"There is a form of religious piety that utters a hearty ’Amen!’ to the most stringent demands of discipleship, but which rarely does anything about them." [Note: Carson, The Gospel . . ., p. 469.]
Again Jesus limited what He had said to those disciples who truly believed on Him (John 13:10; cf. John 6:71; John 12:4; John 13:2). He made this statement so that when the disciples would later remember His words they would not think that He had been mistaken about Judas. Instead they would believe that Jesus was "I am," connoting deity (Exodus 3:14; Isaiah 41:4; Isaiah 43:10; cf. John 8:24; John 8:28; John 8:58). He wanted the disciples to believe His claims before His crucifixion apparently invalidated them and before His resurrection confirmed them.
Jesus chose Judas as one of the Twelve to fulfill Psalms 41:9. The Son of David experienced treason from a close friend as the original David had. Perhaps the betrayer of David in view was Ahithophel, who also committed suicide (2 Samuel 15:12; 2 Samuel 16:15-23; 2 Samuel 17:3-4; 2 Samuel 17:14; 2 Samuel 17:23). Betrayal by one who had received table hospitality was especially heinous in the ancient Near East. Lifting up the heel against someone was probably a way of saying that one had walked out on his friend. [Note: Bruce, pp. 287, 296, footnote 14.] Other possibilities are that the expression derived from the lifting up of a horse’s hoof preparatory to kicking, [Note: Tasker, p. 161.] or it alluded to shaking off the dust from the feet (cf. Luke 9:5; Luke 10:11). [Note: Morris, p. 553.]
Another strong asseveration underlined the statement that followed. In view of Jesus’ claim to be the "I am," the disciples needed to appreciate that they enjoyed an intimate relationship with Jesus as His messengers. This relationship was similar to the one that Jesus enjoyed with His Father (cf. John 5:19). Jesus was preparing them for the Great Commission (John 20:21; cf. John 13:16). He was also warning Judas of the greatness of the sin that he anticipated committing.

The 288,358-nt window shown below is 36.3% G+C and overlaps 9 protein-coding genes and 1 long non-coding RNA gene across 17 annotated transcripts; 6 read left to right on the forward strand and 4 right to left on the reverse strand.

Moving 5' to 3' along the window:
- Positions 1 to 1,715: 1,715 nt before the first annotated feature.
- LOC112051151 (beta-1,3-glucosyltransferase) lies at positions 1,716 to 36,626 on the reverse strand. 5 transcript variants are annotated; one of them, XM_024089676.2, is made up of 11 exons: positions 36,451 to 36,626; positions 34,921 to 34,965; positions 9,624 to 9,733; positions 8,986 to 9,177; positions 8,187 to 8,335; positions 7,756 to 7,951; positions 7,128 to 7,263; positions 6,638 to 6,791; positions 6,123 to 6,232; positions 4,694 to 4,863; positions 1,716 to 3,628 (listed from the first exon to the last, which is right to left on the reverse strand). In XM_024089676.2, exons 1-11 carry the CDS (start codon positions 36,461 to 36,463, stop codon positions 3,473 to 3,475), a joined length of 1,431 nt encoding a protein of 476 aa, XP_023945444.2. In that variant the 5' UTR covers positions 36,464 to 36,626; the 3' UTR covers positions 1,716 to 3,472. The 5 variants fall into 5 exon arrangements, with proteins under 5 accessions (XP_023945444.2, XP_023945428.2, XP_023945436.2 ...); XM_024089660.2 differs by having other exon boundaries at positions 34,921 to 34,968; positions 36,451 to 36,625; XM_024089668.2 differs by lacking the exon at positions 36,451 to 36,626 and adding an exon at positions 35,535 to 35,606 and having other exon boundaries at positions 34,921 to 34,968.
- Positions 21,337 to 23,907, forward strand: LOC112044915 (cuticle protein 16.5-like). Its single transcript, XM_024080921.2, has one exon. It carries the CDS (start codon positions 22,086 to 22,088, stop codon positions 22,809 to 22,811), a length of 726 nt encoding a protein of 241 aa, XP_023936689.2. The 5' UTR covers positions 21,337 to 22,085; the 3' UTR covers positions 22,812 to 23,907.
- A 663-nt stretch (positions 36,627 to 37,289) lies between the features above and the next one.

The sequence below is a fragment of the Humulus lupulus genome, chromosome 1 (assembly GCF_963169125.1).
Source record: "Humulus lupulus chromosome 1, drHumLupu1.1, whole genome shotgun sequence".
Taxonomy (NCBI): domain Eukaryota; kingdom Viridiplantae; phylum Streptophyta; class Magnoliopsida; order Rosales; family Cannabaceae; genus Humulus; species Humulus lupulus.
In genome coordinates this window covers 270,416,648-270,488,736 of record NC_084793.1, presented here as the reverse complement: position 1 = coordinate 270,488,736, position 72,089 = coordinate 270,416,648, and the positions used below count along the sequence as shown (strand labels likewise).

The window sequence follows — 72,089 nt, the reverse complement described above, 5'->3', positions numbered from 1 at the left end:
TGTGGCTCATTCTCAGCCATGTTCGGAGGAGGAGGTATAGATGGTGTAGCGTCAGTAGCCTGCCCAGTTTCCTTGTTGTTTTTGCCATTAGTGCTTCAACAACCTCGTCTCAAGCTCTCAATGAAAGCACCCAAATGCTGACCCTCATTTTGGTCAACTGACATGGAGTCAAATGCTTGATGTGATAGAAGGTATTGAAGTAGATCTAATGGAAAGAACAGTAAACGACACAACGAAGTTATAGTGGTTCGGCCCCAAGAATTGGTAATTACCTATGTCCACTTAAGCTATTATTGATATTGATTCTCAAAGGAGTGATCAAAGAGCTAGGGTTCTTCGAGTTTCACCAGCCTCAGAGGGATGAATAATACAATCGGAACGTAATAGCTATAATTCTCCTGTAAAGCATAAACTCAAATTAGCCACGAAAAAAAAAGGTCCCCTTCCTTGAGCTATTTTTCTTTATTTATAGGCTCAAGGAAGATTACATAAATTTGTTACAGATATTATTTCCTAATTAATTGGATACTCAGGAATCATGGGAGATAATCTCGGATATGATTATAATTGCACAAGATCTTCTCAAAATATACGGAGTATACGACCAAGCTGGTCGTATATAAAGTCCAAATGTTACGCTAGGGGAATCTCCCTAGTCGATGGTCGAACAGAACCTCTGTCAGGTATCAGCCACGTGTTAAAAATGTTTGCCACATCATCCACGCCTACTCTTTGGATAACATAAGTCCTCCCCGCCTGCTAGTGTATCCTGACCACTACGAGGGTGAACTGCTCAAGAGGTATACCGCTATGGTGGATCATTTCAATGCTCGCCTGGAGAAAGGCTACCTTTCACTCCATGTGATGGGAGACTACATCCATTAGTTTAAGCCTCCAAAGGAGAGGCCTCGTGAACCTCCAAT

The prospect of His imminent betrayal and death upset Jesus visibly (Gr. etarachthe, cf. John 11:33; John 12:27). Clearly the Twelve had not understood that one of them would betray Him (cf. Matthew 26:21-22; Mark 14:18-19; Luke 22:21-23). Judas had been a successful hypocrite. Jesus’ solemn announcement now forced Judas to act quickly or to repent.
2. Jesus’ announcement of His betrayal 13:21-30 (cf. Matthew 26:21-25; Mark 14:18-21; Luke 22:21-23)
Jesus had spoken only briefly about His betrayal until now (cf. John 6:70; John 13:10; John 13:18). Now He gave the Twelve more specific information.
This is John’s first reference to himself as the beloved disciple (cf. John 19:26-27; John 20:2-9; John 21:1; John 21:20-25; Mark 14:47; Mark 14:51). He enjoyed an intimate relationship with Jesus similar to the one Jesus enjoyed with His Father (cf. John 1:18). John was not claiming that Jesus loved him more than the other disciples by describing himself this way. Rather the description reveals his appreciation for God’s grace in loving him as He did. He focused the reader’s attention on Jesus more forcefully by omitting his own name.
"Like the other John at the very beginning of the Gospel, the first witness to Jesus, he is only a voice. The identity of the speaker does not matter: what matters is the witness that he gives." [Note: L. Newbigin, The Light Has Come: An Exposition of the Fourth Gospel, p. xiii.]
"It was customary to sit at most meals. Reclining at table, a hellenistic custom, was reserved for special meals. When first introduced into the Jewish world, it was probably a sign of extreme decadence (Amos 6:4-7), but by New Testament times it was normal at important banquets and feasts, and therefore was virtually required at the Passover celebration, almost as a mark of unhurried celebration and freedom, in self-conscious contrast with the haste with which the first Passover was eaten on the night of the exodus (Exodus 12:11; cf. B. Pesahim 108a; NewDocs 1. § 1; 2. § 26). In short, the posture of Jesus and his men is a small indicator that they were in fact eating the Passover meal . . ." [Note: Carson, The Gospel . . ., p. 473. "B. Pesahim" refers to the Pesahim section of The Babylonian Talmud, and "NewDocs" is an abbreviation for G. H. R. Horsley, New Documents Illustrating Early Christianity, vols. 1 and 2, sections 2 and 26 respectively.]